Think back to your earliest memories.
They’re always the same, no?
We have so few memories of our youth, and it’s not like we can make more. There is what there is, and we re-scan them from time to time, like popping your favorite DVD into the machine.
(For those of you under the age of 20, DVDs are round, plastic discs that play movies and music. I know you’ve never heard of them before, but until recently, they were good tech, and Netflix used to send them in the mail.)
The few memories we do retain have an outsized role in representing our childhoods. All my memories, until I went to college, probably tab up to a few seconds of brain time; less than .000000000001% of what actually transpired.
So our memories become the Mt. Rushmore of our childhood.
One of my favorites is about the time my Uncle Keith, (who’s due to visit this weekend from New Jersey) came to pick me up at Oakhurst Day Camp, down the shore.
I must have been 5 or 6.
Our big plan was go to the Haunted House nearby at the Long Branch boardwalk. It was open part of the year, jutting well over the Atlantic Ocean.
We were so fired up.
“Those guys, Uncle Keith, they don’t know what’s coming. I’m not scared of them. No way.”
“That’s right, Buddy,” he replied. “You’re not scared of them.”
We’d talked about doing this for a while, and the day had finally arrived. It was a big thing for him to pick me up, so I was super-psyched.
We got the boardwalk, and my anticipation only grew. He was carrying me on his shoulders, so I could see above the crowd, and it felt safe and secure.
Until we got within 100 feet of our destination, when I saw some scary, made-up Frankenstein’s bride standing in front of the door. Really, we were not that close. There’s no way I could remember what she actually looked like, now, at 43.
But it scared me shitless.
“Stop,” I yelled.
“Uncle Keith, stop!”
“No way,” I said. “I can’t go in there.”
“But you were so confident,” he replied. “So sure of yourself. You said you weren’t scared.”
“I am. I am scared. We can’t get any closer to that place. We have to leave now.”
“Are you sure,” he asked?
“Yes, please. Maybe when I’m older I can take it. But not now. We have to get out of here.”
So he took me for a Stromboli instead, which was delicious, and I never went back. The entire boardwalk burned down, within a year or two, so I never had the chance to confront the fear.
Instead, I grew up to be someone who doesn’t like horror movies, or being scared. (Sci-fi stuff like “Stranger Things” is the limit of what I can handle.)
So maybe that’s why I don’t love Halloween?
Lots of grownups can’t wait to design their costumes. They go all out, dressing up at work, at parties, or when they take their kids trick or treating.
You know the type.
And there are a lot of people like that.
Probably more than there are Halloween grinches like me.
But this time of year, the cultural aesthetic is so specific.
Ghouls and skeletons.
Monsters and witches.
Guts and blood.
Some people eat that shit up. They love to be scared, and watch faux-killers and dastardly demons tear through high school kids like a Ginsu knife through aluminum. They’ll watch every “SAW” movie, in a marathon, and then go hang out in a graveyard at 3am.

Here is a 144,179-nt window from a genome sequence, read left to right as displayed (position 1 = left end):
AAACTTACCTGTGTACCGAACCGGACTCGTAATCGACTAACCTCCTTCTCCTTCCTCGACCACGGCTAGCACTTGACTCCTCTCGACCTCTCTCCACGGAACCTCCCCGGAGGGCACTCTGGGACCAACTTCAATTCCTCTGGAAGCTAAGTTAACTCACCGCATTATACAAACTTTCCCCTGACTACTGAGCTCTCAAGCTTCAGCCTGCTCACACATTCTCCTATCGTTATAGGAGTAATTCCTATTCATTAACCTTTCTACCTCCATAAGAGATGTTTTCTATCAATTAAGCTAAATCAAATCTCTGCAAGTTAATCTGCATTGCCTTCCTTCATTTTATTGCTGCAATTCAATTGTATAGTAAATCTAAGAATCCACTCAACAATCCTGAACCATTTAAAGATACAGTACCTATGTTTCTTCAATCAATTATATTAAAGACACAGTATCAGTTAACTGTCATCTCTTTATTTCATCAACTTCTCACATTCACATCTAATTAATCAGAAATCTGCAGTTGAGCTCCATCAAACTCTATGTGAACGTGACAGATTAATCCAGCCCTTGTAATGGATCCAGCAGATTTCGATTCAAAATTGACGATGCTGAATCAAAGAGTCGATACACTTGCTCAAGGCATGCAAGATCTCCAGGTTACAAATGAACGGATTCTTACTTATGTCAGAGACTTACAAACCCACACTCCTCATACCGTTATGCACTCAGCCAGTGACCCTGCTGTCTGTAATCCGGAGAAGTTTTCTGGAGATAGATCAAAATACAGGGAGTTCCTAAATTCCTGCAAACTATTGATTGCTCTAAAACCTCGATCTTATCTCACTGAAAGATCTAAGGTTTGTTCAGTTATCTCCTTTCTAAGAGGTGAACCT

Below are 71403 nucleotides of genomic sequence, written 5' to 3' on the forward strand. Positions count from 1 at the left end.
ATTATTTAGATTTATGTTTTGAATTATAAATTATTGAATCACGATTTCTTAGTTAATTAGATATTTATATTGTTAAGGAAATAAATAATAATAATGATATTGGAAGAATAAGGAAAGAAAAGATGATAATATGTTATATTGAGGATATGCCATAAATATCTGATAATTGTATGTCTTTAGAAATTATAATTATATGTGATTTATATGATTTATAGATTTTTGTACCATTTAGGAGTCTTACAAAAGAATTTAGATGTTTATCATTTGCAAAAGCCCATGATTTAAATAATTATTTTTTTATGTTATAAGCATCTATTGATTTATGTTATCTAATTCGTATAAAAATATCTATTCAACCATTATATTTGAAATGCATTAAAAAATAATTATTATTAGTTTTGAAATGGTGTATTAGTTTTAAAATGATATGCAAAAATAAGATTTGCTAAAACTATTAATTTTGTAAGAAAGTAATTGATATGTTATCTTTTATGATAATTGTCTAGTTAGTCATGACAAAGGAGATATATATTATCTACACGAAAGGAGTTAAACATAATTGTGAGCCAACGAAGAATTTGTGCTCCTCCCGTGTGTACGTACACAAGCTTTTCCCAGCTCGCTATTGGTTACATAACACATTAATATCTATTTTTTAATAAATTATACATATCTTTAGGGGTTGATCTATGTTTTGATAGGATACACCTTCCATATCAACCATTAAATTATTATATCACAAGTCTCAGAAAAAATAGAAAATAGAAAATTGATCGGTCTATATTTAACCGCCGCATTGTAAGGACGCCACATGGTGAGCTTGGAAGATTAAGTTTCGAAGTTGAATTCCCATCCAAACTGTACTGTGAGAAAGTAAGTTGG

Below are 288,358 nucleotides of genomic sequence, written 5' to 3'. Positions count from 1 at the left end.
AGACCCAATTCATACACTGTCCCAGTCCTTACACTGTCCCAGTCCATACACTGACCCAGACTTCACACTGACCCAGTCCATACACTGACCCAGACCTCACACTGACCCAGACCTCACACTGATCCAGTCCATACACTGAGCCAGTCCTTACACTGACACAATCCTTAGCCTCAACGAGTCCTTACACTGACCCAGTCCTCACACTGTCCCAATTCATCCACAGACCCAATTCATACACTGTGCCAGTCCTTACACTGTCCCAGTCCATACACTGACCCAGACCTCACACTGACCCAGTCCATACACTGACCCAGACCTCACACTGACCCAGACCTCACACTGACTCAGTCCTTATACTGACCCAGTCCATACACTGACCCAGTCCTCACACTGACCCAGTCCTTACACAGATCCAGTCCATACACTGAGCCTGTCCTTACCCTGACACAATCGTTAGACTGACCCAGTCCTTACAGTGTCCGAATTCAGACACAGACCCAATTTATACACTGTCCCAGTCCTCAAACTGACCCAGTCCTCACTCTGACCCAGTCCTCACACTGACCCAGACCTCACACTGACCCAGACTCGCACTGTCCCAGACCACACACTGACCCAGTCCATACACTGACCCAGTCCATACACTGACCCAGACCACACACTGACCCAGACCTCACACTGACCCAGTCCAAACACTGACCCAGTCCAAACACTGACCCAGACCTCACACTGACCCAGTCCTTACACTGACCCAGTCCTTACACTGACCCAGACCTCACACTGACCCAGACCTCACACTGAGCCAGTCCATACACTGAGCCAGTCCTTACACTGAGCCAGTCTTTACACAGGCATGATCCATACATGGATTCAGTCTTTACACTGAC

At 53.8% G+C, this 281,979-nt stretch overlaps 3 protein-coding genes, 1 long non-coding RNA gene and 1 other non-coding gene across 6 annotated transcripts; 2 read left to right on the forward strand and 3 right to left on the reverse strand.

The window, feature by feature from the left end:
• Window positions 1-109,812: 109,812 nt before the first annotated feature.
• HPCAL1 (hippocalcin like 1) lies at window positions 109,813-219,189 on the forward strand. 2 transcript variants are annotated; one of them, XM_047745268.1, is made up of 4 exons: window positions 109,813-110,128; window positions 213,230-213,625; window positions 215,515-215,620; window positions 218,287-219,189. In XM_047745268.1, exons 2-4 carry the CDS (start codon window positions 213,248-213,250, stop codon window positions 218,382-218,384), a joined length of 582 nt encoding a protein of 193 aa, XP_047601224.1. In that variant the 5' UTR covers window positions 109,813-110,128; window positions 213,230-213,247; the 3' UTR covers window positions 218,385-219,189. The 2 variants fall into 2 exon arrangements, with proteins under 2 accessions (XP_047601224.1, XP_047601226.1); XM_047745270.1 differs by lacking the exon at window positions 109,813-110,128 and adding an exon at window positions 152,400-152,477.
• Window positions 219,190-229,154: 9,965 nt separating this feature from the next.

Those people might, realistically, open a Haunted House somewhere, because they still exist.
And someone has to be in charge of organizing the rush of the macabre. The feeling of being awake, in a nightmare. What does it look like, when rendered in plastic, makeup and ketchup?
I’m glad you asked.
Because if this isn’t the perfect week to take a look at Misty Keasler’s new book “Haunt,” published by Archon Projects, then I’m a one-eyed-one-horned-flying-purple-people-eater. (The book accompanies a solo show at the Ft. Worth Modern through November 26)
The first thing this book makes me wonder: what kind of person is Misty?
Does she like to be scared? Was tracking down these places a way to use her art practice to connect with an existing passion?
Did she name her kid after Wes Craven? (To be honest, I met Misty at a brunch in Dallas last year, and don’t think her baby was called Freddy or Jason.)
Or is she really repelled by these places, but wanted to conquer a deep fear, like driving into a hurricane?
(To use a “Stranger Things 2” reference, spoiler alert, I’d ask if she was like Will, taking Sean Astin’s advice to stand tall and confront the Shadow Monster in the upside-down.)
Because the pictures are unsparing. They stare right into this stuff.
Scary clowns. Dead chickens. Oozing viscera.
These are the things we want OUT of our heads, not in them. Looking at the pictures, I fear, is embedding these photographs
in my subconscious, where they might turn up later, in the night.
(Damn, you, Misty!)
But what is it like, for the aficionados? They must relish the fear, the adrenaline drops, the sense of being alive.
Because people pay money for the feeling. And now that I think about it, anyone who buys one of Misty’s prints will be choosing to have it on the wall at all times.
No thank you.
But as art, I have to give her serious credit. The pictures are well made, and let the subject matter do most of the talking.
(Cue scary music.)
Bottom Line: Methodical, chilling look at the Haunted House industry